“I couldn’t be more proud of the team we have here,” Schwallie said. “We have a really good, positive attitude among them all. They’ve done a great job.”

Understand, Not Criticize

All-Tech Raceway received a lot of flack on Friday (and even times on Saturday) for its racing conditions.

Before criticizing the efforts of those behind the scenes whose hopes are just like yours — the desire for a good, worthwhile show — take a minute to understand how the track got to that supposedly loathsome place earlier on Friday.

The Lake City, Fla., half-mile rarely ever has cars on the track before sundown. To keep in step with the series 5:30 start time on Friday, that had to change (even 40 minutes before sunset is problematic), and general manager Wendell Durrance underestimated how starkly different the conditions would eventually turn out to be.

All-Tech marketing manager, Joe Kelly, said “it was a tough spot for him” and that Durrance takes his job to heart.

“I get it there are emotions involved and we are all passionate about this, but this is not a reflection of how Wendell runs this racetrack,” Kelly added.

On Saturday, the series pushed back the start time to 6 p.m. (with sundown officially at 6:09) and that made all the difference.

“Nobody knows the racetrack better than the track promoter,” Schwallie said. “Wendell knew by time trials (on Friday) he was in trouble, and where it was at. It was a woulda, shoulda, coulda. Those times, it’s not a time to attack the people, you know? It’s time to attack the situation. That’s the situation we’re in and we had to make the best of it in that moment. And we did.”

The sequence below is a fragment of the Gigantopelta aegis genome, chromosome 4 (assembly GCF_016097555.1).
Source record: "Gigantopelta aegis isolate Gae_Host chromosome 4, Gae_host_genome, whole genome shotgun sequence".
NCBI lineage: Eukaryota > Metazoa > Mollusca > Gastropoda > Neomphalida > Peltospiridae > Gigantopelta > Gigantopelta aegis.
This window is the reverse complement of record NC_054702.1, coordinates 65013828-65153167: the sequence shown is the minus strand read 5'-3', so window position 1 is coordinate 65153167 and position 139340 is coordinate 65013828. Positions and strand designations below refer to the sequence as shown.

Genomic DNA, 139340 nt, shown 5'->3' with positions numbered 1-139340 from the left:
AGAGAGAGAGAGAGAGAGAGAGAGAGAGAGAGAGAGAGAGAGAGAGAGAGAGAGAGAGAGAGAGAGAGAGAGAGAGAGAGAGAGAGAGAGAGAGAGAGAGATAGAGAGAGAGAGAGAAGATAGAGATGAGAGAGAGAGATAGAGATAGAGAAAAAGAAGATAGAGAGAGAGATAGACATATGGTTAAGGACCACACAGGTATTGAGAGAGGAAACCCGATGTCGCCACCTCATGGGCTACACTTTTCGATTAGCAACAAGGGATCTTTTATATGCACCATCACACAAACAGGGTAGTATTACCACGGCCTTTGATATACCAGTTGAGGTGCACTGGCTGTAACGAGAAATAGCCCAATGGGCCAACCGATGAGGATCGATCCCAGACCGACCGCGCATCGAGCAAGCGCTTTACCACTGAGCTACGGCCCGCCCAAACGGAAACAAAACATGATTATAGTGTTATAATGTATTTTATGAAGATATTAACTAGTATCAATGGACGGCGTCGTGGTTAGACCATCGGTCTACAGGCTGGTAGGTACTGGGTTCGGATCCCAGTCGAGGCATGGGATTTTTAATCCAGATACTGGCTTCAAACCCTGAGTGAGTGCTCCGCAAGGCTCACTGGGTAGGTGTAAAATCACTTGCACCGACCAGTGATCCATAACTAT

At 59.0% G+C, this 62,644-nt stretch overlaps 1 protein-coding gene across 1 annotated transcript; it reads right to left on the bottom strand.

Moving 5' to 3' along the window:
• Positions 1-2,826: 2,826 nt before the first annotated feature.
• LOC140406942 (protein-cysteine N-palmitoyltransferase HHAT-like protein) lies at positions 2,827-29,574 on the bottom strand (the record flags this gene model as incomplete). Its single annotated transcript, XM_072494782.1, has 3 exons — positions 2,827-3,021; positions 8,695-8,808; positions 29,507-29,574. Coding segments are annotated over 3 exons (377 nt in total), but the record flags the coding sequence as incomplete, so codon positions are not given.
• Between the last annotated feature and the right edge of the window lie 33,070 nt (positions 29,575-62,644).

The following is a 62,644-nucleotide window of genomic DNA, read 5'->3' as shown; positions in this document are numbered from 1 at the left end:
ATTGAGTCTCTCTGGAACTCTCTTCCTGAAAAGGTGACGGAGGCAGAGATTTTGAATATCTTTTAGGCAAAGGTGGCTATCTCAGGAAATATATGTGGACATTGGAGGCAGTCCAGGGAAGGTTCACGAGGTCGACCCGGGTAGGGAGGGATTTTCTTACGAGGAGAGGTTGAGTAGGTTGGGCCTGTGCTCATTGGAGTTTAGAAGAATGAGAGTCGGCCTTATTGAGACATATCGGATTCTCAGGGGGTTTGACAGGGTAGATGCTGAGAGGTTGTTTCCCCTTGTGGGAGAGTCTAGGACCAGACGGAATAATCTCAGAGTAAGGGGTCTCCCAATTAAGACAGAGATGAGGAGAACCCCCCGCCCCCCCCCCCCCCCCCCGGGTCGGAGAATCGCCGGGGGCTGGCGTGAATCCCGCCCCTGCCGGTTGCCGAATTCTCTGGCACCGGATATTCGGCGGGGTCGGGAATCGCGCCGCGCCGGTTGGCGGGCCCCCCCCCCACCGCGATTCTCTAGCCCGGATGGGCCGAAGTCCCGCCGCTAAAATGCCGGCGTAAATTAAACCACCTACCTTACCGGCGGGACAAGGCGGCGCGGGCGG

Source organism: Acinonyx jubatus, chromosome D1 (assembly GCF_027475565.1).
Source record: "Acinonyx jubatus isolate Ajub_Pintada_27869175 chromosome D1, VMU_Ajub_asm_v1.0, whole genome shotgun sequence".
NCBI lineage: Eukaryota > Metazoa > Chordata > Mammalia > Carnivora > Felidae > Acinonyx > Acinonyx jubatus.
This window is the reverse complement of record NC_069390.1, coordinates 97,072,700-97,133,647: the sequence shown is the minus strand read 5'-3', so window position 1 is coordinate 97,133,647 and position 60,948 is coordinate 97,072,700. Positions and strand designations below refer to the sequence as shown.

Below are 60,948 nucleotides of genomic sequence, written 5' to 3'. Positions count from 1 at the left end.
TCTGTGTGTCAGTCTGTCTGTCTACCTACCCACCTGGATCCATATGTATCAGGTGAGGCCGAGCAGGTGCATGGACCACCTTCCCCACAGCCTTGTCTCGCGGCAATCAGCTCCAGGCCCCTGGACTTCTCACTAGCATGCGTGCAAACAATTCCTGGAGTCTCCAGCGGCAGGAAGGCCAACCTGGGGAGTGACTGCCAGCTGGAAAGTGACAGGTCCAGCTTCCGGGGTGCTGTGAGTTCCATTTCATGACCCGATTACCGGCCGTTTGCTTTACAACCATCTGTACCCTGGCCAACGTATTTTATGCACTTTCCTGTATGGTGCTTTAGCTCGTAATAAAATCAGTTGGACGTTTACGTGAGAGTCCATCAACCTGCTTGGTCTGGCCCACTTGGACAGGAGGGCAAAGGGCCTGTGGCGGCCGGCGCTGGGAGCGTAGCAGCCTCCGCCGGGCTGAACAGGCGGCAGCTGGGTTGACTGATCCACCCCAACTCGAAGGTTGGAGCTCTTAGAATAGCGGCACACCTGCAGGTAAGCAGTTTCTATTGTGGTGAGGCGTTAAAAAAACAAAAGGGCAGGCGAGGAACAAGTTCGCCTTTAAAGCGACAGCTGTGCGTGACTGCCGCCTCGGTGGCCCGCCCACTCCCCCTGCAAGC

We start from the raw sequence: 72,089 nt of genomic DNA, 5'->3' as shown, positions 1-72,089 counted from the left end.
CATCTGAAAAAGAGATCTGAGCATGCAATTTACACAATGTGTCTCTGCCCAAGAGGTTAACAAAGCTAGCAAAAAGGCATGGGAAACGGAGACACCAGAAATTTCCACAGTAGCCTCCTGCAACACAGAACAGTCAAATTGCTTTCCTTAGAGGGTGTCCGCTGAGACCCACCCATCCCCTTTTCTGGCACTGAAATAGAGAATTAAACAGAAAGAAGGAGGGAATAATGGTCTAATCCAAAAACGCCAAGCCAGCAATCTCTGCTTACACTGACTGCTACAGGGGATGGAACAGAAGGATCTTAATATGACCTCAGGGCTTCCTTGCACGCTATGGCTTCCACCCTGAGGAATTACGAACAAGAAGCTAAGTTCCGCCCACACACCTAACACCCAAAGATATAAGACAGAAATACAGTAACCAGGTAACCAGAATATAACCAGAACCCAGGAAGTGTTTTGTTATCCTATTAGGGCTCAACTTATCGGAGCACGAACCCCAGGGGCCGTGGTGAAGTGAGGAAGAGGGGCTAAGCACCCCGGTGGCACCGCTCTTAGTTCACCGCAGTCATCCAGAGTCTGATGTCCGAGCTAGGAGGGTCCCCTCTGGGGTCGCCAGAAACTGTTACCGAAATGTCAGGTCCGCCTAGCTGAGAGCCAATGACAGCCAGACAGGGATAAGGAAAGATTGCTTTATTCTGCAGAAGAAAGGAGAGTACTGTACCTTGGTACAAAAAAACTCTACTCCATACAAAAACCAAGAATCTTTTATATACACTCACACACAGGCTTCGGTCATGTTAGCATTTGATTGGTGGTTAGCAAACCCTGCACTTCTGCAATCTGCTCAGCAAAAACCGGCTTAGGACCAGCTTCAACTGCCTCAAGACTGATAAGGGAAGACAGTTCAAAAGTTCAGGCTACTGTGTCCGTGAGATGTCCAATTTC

“This is incredibly hard to get these things spot on,” Schwallie added.

Rarely do people see what actually goes on in the back pit area of Dirt Late Model racing. That’s what journalism and the media are for. And social media has a rightful place in that conversation.

So, let the drivers speak for themselves, particularly for Friday’s turnaround in the feature.

“They did a great job,” said Chris Madden, whose affirmative words even came after spinning out battling for second. “They gave us something to race with. We could run all over it.”

Florida native Clay Harris approved of Saturday’s conditions, too.

“I thought it raced good,” Harris said. “It was a little rough, but I feel like that’s the best way to have a good race around here at a lot of the tracks. That’s just my opinion.”

While McCreadie remarked Saturday’s track was “faster than it needed to be,” he appreciated what kind of racing surface had been prepared for him and competitors alike because it invited a challenge.

“When it’s like that, (a mistake) is a big mistake when you make one,” McCreadie said. “I don’t know every driver, everyone wakes up differently, but when I watched my dad (legendary big-block modified driver Bob McCreadie) as a kid and all these guys that are amazing, you want to see guys pay for their mistakes. Drivers pay for big mistakes. As you could see, one lap time I’m slow and he’s going to get me. It’s just such a neat racetrack when it’s right. It’s so much fun.”

Old Guard vs. New Guard?


WATCH: Ricky Thornton Jr. discusses Feb. 2's victory at All-Tech Raceway.

The precedence of the Lucas Oil Late Model Dirt Series clearly runs through Ricky Thornton Jr. Hudson O’Neal these days. On the World of Outlaws Case Late Model Series, the power lies with Bobby Pierce.

Along those same lines, through eight Georgia-Florida Speedweeks races, only one driver over 40 years old — Tim McCreadie — has a win. All the above considered, is Dirt Late Model racing now down to an old guard vs. new guard debate? Mike Marlar has his answer.

RELATED: All-Tech Glory Pumps New Life In Tim McCreadie

“I think that’s bad terminology for it,” Marlar said. “It’s the cycle of life. The guy at 55 isn’t going to be as good as the guy as 45, and that’s fact. That’s facts. We’ve made our legacies. They’re trying to make their legacies. Whatever that legacy has, that’s to be determined, right?

“The old guard is always going to lose until the new guard gets old and they lose.”